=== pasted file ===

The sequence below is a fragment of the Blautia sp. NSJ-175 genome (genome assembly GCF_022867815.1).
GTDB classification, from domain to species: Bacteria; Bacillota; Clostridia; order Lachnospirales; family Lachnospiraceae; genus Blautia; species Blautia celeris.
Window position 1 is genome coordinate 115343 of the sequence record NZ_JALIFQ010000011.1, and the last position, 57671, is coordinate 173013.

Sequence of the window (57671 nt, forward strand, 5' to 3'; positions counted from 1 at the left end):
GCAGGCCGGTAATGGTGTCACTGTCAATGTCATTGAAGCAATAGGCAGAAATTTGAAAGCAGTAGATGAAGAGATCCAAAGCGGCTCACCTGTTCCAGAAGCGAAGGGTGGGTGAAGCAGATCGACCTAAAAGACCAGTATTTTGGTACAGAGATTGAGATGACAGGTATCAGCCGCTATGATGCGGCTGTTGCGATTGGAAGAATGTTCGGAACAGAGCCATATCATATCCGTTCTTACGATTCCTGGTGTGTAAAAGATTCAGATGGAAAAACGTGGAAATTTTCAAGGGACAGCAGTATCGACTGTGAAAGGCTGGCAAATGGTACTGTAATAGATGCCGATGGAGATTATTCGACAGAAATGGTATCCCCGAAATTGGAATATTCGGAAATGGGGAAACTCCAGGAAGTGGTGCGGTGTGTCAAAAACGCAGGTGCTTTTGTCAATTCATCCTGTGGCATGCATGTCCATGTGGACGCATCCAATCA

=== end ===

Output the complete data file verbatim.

The sequence below is a fragment of the Blautia sp. NSJ-175 genome (genome assembly GCF_022867815.1).
GTDB classification, from domain to species: Bacteria; Bacillota; Clostridia; order Lachnospirales; family Lachnospiraceae; genus Blautia; species Blautia celeris.
Window position 1 is genome coordinate 115343 of the sequence record NZ_JALIFQ010000011.1, and the last position, 57671, is coordinate 173013.

Sequence of the window (57671 nt, forward strand, 5' to 3'; positions counted from 1 at the left end):
GCAGGCCGGTAATGGTGTCACTGTCAATGTCATTGAAGCAATAGGCAGAAATTTGAAAGCAGTAGATGAAGAGATCCAAAGCGGCTCACCTGTTCCAGAAGCGAAGGGTGGGTGAAGCAGATCGACCTAAAAGACCAGTATTTTGGTACAGAGATTGAGATGACAGGTATCAGCCGCTATGATGCGGCTGTTGCGATTGGAAGAATGTTCGGAACAGAGCCATATCATATCCGTTCTTACGATTCCTGGTGTGTAAAAGATTCAGATGGAAAAACGTGGAAATTTTCAAGGGACAGCAGTATCGACTGTGAAAGGCTGGCAAATGGTACTGTAATAGATGCCGATGGAGATTATTCGACAGAAATGGTATCCCCGAAATTGGAATATTCGGAAATGGGGAAACTCCAGGAAGTGGTGCGGTGTGTCAAAAACGCAGGTGCTTTTGTCAATTCATCCTGTGGCATGCATGTCCATGTGGACGCATCCAATCA